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Merging Law Firms Emphasize People During Transition

When Saul Ewing LLP and Arnstein & Lehr LLP merged Sept. 1, Jason M. St. John kept his partner status and added a new title: head of the integration. St. John has lived out of his suitcase the last two months, travelling to 11 of the new firm’s offices across the country.

“This is a once-in-a-lifetime opportunity to create a new organization, affect positive change and truly focus on this as a combination,” said St. John. “This is a combination of two law firms who thought that combining forces would be a benefit to their clients.”

More law firms view merging or acquiring other firms as the best way to expand services for clients and increase their geographic footprint. But after the press releases announcing the deal are sent out and the office signs and stationery are changed, the more difficult, nuanced task begins of acclimating attorneys to the new combined firm.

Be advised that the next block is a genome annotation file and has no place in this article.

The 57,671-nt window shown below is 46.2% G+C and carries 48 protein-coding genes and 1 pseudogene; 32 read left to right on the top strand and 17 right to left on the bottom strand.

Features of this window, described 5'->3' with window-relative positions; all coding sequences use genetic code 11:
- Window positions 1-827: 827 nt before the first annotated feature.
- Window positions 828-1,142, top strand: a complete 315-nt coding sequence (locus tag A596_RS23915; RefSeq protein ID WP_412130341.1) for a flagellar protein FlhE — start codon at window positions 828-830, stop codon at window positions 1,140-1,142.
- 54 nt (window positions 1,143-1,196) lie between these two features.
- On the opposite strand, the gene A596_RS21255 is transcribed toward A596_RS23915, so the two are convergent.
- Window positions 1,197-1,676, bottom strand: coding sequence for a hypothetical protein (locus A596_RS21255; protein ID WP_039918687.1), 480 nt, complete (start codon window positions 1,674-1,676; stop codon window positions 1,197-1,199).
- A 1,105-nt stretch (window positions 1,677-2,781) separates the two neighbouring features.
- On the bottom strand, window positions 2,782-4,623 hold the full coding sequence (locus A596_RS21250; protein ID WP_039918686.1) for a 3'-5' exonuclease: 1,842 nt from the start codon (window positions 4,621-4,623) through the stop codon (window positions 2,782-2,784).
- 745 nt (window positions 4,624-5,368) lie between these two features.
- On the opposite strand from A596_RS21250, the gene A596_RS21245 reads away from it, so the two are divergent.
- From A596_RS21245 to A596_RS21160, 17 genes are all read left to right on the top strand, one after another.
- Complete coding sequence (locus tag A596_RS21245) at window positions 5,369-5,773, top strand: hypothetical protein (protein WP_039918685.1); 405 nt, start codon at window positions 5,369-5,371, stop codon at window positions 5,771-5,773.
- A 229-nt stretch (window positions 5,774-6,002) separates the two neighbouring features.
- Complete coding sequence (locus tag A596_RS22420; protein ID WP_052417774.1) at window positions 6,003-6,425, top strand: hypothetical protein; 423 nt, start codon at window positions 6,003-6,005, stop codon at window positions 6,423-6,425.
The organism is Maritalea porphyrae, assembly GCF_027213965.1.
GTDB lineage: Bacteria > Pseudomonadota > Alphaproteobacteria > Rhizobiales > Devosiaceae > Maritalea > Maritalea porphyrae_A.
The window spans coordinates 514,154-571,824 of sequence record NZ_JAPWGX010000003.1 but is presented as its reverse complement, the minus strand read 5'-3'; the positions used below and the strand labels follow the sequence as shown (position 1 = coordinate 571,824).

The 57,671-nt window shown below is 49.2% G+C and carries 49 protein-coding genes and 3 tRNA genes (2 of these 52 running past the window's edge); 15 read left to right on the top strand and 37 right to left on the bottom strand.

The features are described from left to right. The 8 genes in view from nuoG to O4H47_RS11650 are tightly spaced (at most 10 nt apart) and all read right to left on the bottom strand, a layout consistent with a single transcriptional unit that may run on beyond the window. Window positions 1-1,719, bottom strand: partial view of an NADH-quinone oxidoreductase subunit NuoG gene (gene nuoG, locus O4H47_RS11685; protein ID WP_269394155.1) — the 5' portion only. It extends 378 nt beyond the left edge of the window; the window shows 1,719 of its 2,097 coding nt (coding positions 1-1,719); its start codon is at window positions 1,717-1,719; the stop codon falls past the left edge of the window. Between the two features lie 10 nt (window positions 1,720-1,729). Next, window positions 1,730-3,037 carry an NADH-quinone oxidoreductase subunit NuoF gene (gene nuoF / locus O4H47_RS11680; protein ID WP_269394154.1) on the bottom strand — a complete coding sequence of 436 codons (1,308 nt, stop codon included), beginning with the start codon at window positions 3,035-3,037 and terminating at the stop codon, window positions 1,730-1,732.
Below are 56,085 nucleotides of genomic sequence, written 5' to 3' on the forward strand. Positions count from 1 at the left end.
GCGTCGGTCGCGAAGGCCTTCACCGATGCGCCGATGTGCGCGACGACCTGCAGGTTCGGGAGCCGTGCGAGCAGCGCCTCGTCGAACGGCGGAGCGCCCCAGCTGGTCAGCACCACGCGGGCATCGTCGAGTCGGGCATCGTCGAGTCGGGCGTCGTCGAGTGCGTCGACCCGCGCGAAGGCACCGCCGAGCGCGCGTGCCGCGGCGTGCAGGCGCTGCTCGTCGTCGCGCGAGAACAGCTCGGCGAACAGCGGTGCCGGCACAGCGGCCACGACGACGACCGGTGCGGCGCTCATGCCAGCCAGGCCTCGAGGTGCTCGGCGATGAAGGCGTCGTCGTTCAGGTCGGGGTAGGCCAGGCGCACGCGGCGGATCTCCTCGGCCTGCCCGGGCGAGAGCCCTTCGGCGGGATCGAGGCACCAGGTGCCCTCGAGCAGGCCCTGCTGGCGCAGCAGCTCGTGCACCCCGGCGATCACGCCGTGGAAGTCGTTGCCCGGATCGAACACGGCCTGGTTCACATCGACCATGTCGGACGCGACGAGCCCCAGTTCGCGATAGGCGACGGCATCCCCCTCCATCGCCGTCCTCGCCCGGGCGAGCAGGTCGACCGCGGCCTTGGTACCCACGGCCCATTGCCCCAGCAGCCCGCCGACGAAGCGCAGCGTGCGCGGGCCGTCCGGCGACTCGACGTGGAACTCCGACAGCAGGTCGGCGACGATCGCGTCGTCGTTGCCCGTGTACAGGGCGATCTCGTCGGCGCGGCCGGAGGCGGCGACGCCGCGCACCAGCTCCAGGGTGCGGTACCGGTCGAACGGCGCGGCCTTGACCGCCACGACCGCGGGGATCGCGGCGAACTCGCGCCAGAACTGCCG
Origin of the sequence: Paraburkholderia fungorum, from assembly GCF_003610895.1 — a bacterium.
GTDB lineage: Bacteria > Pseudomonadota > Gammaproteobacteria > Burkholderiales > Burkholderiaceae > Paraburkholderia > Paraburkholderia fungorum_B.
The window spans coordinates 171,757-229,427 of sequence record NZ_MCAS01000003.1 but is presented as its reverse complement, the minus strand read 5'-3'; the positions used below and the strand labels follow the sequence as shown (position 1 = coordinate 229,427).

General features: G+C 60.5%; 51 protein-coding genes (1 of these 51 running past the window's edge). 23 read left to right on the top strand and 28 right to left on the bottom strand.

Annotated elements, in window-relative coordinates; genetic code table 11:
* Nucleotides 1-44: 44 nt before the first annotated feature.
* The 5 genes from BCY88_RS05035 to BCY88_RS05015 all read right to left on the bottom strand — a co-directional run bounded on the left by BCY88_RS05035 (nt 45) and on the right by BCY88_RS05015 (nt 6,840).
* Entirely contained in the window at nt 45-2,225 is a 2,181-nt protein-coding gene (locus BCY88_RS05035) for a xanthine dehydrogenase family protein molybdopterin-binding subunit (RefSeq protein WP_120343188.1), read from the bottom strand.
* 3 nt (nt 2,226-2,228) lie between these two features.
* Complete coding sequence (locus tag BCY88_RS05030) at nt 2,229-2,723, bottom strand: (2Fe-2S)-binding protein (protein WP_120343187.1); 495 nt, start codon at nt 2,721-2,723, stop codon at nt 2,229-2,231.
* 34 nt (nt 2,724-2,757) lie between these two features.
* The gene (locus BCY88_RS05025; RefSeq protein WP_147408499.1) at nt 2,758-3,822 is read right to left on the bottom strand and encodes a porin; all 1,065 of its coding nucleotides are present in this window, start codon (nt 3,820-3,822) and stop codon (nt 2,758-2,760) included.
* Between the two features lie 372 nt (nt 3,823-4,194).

“It is extremely important that the leadership understand change is difficult for most people; therefore the integration plan needs to be designed with that in mind,” said Randi Lewis, director at global attorney consultancy firm Major, Lindsey & Africa, which assisted in the Saul Ewing Arnstein & Lehr combination.

Lewis, the Baltimore-based consultant, said forming bonds early is key to a successful merger.

“Cultural integration starts occurring intentionally or just granularly during the courtship process, during the interview process because people are in their mind determining whether the people they’re meeting are a cultural fit,” Lewis said.


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